The first half of 2018 has demonstrated, clearly, two lessons that we should already have known and recognized about government in the United States; well, anywhere, really. The second of these I will get to later. I will begin, first, with the logical proposition that a government needs leadership that is experienced in the work that needs to be done. This should be self-evident, an unquestioned concept. It should be accepted in the same way that employers and applicants alike expect job applicants to have relevant experience in the work they will be expected to perform once hired. Yet in repeated instances, in political campaign after campaign, we have heard arguments that what we need in high government office is a businessman, a “proven” manager, a CEO. A man, for example, like Donald Trump, who was recommended, even lauded, because he was an outsider, someone who had no previous experience in government. Even now, more than 500 days into his presidency, there are those who defend President Trump by excusing his gaffes on the basis of inexperience (that is, ignorance) or by claiming that his errors are proof of his willingness to think “outside the box” and to upset the status quo, attempting to reframe his lack of knowledge as a positive quality.
The damage that is inflicted by amateur leadership in this case is exacerbated by the application of dogmatic theories that ignore the realities of democratic governance, often bypassing and undermining the intent of laws passed by congress. The Trump administration has, for example, placed key administrators in charge of both HUD and the EPA not because they were knowledgeable about the work of these federal agencies but because their past actions and statements demonstrated opposition to the goals enumerated when the agencies were created. In this case, the touted business focus of the president may have increased the potential for damage, as he and his appointees have espoused and applied theories that emphasize the short-term profit-centered goals of modern corporate logic rather than the long-term community-oriented goals of government social planning. They go further than that, in fact, and regard the private and public sectors as antagonistic, and they strongly favor the side of anti-government extremes.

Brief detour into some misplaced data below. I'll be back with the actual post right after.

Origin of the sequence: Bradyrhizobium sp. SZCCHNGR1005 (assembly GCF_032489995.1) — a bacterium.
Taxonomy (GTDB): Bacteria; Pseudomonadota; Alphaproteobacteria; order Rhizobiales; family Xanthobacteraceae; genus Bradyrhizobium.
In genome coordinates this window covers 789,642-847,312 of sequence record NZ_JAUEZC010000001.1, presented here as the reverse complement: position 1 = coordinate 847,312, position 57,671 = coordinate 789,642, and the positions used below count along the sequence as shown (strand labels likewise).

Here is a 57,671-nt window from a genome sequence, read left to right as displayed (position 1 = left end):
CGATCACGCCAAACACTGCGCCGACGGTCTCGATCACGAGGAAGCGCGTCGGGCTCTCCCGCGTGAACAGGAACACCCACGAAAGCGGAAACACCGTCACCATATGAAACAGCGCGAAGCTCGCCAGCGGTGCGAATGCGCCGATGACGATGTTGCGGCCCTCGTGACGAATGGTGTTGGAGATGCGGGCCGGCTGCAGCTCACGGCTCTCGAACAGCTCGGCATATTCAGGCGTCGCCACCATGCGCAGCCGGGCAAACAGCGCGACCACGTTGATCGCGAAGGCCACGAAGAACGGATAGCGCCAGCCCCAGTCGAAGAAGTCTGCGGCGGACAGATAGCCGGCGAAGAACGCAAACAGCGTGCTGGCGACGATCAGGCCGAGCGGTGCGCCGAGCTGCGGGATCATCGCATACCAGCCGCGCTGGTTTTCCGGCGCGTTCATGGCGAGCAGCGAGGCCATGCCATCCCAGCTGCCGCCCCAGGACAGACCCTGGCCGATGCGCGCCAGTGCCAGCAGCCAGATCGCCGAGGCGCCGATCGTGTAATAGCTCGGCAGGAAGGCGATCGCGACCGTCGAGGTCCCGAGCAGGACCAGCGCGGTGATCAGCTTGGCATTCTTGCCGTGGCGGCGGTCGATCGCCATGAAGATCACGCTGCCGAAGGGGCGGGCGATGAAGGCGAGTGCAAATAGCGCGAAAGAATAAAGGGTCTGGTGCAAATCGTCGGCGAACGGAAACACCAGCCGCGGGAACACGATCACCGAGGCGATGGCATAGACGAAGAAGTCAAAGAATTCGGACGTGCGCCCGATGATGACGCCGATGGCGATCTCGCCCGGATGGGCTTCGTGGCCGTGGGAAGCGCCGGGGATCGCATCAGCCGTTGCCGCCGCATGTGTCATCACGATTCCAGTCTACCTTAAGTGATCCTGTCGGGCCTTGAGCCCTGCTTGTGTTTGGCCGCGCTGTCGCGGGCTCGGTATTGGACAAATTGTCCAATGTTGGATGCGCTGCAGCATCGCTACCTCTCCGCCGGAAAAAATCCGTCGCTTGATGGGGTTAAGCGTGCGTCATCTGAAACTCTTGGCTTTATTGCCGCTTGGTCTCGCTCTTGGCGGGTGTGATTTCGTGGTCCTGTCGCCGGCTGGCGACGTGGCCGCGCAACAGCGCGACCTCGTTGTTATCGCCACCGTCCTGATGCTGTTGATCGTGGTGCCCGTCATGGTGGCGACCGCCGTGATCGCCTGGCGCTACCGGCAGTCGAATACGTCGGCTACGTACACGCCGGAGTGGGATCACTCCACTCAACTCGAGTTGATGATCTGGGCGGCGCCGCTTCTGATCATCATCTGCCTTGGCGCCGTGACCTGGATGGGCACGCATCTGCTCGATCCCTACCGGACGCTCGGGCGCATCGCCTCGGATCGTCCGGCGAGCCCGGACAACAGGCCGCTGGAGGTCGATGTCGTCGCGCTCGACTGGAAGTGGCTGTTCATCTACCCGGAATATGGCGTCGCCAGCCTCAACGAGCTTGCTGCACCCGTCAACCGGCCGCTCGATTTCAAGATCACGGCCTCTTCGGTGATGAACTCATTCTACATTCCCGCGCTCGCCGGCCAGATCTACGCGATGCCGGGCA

The most recent examples of the dangers of amateurish leadership have come in the area of foreign affairs, a stage on which a modern president has a great deal of flexibility. At and leading up to the June 12 summit with Kim Jong Un of North Korea, President Trump gave unprecedented concessions and recognition to a minor power and its dictatorial leadership. In return, as subsequent events have demonstrated, the U.S. and South Korea received nothing of consequence, not even a detailed or enforceable document. The only lasting outcome of that meeting seems to be a message to other dictatorial powers that the path to security and world status is to develop a nuclear weapons program.
Surrounding the diplomatic failure regarding Korea the President has repeatedly produced a series of false statements that have misrepresented the policies of our closest allies and threatened vital alliances. Perhaps the major example of this was the manner in which Trump sabotaged the June 2018 G7 Summit. The unnecessary tariff war that the U.S. initiated prior to that meeting certainly didn’t help. However, for sheer incompetence in foreign affairs it is hard to match the July NATO Summit in Brussels: Before and during that meeting Trump repeatedly demanded, in press releases and campaign rallies and bombastic tweets, that every NATO member should increase their military spending to a level above two percent of their Gross Domestic Product (GDP).